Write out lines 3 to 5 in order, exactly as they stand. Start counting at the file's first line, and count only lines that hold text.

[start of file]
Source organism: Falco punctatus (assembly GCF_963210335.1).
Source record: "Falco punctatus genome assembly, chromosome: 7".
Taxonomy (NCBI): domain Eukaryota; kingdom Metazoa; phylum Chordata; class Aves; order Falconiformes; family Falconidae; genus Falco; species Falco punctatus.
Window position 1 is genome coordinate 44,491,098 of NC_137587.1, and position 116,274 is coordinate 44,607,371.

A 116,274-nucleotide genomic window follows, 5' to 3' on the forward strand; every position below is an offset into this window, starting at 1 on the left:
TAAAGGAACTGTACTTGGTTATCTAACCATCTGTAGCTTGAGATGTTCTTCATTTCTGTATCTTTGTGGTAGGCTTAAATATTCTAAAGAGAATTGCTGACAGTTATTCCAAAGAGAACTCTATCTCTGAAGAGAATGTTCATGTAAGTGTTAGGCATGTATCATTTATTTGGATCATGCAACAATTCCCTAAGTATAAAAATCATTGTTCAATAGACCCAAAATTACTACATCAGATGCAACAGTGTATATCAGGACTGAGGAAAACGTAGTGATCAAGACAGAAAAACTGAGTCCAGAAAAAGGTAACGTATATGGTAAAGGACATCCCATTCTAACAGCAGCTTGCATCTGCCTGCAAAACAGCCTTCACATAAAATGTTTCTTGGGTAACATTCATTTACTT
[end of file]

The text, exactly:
Taxonomy (NCBI): domain Eukaryota; kingdom Metazoa; phylum Chordata; class Aves; order Falconiformes; family Falconidae; genus Falco; species Falco punctatus.
Window position 1 is genome coordinate 44,491,098 of NC_137587.1, and position 116,274 is coordinate 44,607,371.

A 116,274-nucleotide genomic window follows, 5' to 3' on the forward strand; every position below is an offset into this window, starting at 1 on the left: